Windows Server 2012 Hyper-V FeaturesAs most of you already know, Hyper-V is the virtualization product that is shipped with Windows Server Editions. Microsoft has continuously added new features it and has really enhanced its capabilities. With Windows Server 2012 Edition, Microsoft introduced multiple features that allows further configuration to your virtualization environment. In this article we will discuss about some of the new features introduced with this server Edition. Hyper-V can now be configured entirely using Powershell, the server now includes a Hyper-V module that contains a lot of new cmdlets. You can easily explore new commands by executing Get-Command –Module Hyper-V from Powershell. This article will not explain how to install and configure Hyper-V or how to deploy VMs, please check out this article to find out more on that.

Some of the new features introduced with Windows Server 2012 are:

Smart Paging – similar to paging in Windows Server, allows a machine to store some of its needed memory on the local disk. This feature is used when the VM is being restarted, when there is no available physical memory or when no extra memory can be allocated from the rest of the VMs. Let’s say you have a server that doesn’t have sufficient memory to reboot, Smart Paging will allocate the needed memory from its local disk drive. Hard drives are slower than physical memory so the restart procedure of a VM will take longer. Once the machine has been fully restarted, the used disk space will be freed.

Resource Metering cmdlets

Resource Metering – allows System Administrators to measure the amount of hardware resources consumed by a Virtual Machine. This technology was created to cover scenarios when the servers are hosted in a datacenter that taxes clients based on their consumption. You can configure this feature by using Powershell. You can view available cmdlets for Resource Metering by executing Get-Command *metering* -Module Hyper-V from Powershell:

Measure-VM Consumed Resources

Use these cmdlets to Enable/Disable/Reset resource metering. Use Measure-VM command to check out consumed resources since the resource metering was enabled.

You can also use the Get-VM command then pipe the output and store it in a variable to be able to write the result later.

Get-VM Store to Write Result Later

Such scenario can happen when data is stored on local variables then sent to a center monitoring System for further analysis.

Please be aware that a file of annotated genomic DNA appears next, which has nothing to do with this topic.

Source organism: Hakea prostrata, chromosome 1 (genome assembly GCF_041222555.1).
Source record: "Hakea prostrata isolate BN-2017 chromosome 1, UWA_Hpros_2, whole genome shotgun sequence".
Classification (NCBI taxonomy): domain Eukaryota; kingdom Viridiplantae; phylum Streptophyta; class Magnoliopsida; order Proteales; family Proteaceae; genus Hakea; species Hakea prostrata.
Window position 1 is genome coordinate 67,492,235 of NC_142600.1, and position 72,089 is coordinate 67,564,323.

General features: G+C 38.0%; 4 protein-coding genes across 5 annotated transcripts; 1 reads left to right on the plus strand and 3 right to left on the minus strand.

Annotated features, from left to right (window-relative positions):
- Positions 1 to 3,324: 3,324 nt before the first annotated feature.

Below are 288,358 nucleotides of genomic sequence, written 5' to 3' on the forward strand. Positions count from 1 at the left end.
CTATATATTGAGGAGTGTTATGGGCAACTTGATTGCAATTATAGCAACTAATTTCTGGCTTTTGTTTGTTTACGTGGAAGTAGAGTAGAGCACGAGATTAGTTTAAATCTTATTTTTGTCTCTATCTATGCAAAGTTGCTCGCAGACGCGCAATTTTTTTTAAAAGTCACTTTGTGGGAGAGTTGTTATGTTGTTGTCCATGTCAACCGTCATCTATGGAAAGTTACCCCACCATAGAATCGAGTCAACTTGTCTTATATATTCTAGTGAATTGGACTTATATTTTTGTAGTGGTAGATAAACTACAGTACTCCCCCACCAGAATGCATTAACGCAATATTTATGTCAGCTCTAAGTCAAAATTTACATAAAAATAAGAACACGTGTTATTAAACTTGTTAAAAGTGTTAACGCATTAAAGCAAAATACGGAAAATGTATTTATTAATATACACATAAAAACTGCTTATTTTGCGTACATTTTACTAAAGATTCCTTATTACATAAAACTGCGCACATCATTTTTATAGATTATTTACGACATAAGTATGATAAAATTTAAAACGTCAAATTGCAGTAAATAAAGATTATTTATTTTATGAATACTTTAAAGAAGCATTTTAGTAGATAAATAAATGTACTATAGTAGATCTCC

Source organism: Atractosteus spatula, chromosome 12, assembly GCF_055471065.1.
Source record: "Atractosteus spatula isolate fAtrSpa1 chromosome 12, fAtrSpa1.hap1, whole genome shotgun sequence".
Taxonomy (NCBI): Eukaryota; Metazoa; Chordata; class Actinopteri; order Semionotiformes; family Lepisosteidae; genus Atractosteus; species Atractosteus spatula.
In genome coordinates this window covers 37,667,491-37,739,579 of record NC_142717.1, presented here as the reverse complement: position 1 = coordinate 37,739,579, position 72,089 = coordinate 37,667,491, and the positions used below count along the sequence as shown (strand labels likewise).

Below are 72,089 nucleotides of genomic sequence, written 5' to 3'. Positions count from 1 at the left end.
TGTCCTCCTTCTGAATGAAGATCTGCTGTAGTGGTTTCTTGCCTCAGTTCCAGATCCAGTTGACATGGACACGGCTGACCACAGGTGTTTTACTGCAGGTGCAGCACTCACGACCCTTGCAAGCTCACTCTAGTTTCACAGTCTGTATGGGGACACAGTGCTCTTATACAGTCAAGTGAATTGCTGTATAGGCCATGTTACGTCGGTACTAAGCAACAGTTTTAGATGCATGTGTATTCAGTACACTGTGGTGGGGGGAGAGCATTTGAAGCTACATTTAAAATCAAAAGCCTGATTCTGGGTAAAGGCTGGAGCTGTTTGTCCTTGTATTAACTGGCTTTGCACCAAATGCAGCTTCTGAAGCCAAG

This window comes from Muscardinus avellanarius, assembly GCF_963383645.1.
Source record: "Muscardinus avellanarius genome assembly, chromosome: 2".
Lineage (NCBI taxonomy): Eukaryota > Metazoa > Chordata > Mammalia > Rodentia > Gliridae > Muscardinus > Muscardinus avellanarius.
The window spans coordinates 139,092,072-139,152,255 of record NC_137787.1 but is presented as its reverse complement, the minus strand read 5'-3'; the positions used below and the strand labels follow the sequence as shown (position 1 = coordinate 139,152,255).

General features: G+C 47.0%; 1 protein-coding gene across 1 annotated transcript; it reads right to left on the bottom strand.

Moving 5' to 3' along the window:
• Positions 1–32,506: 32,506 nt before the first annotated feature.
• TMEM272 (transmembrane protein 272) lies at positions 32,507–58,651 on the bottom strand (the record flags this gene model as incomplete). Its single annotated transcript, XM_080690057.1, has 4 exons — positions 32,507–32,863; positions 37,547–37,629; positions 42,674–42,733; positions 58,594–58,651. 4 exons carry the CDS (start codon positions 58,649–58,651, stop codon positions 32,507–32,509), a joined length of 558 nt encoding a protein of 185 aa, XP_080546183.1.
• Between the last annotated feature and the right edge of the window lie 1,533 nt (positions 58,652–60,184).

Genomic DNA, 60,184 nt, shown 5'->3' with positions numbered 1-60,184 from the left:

Dynamic Memory – deals with dynamic allocation of Hyper-V resources. Although this feature was first introduced with Windows Server 2008 R2 SP1, in Windows Server 2012 it offers a new configurable parameter, Minimum RAM memory. Dynamic Memory allows a Hyper-V host to distribute hardware specs between its Virtual Machines. With this technology enabled, a VM will automatically receive memory based on its requirements. For example, a VM will automatically receive extra memory on high loads, but its memory will also decrease when it’s not needed. Such scenario happens when the machine boots up because more memory is needed to power up a server then when is running. Dynamic Memory can be configured from the Memory section of a virtual machine:

VM Settings Dynamic Memory

Note that you can configure Dynamic Memory only when the VM is stopped. There are several parameters that can be configured from this section. Although these parameters are pretty intuitive I will mention them here:

Startup RAM: the amount of memory that will be allocated to the VM when it’s powered on.

Minimum RAM: the minimum amount of memory that will be allocated to a VM when it’s running.

Maximum RAM: maximum amount of memory allocated to a VB when it’s running

Memory buffer: specifies the extra amount of memory (in percentage) that can be allocated to a machine in peak loads. If you have a VM with sporadic memory loads, you can configure memory buffer to ensure your machine handles the extra load.

Memory Weight: this parameter offers a way to prioritize the availability of memory for a Virtual Machine. Note that a VM will higher memory weight will have priority in terms of memory allocation than a VM with a lower value.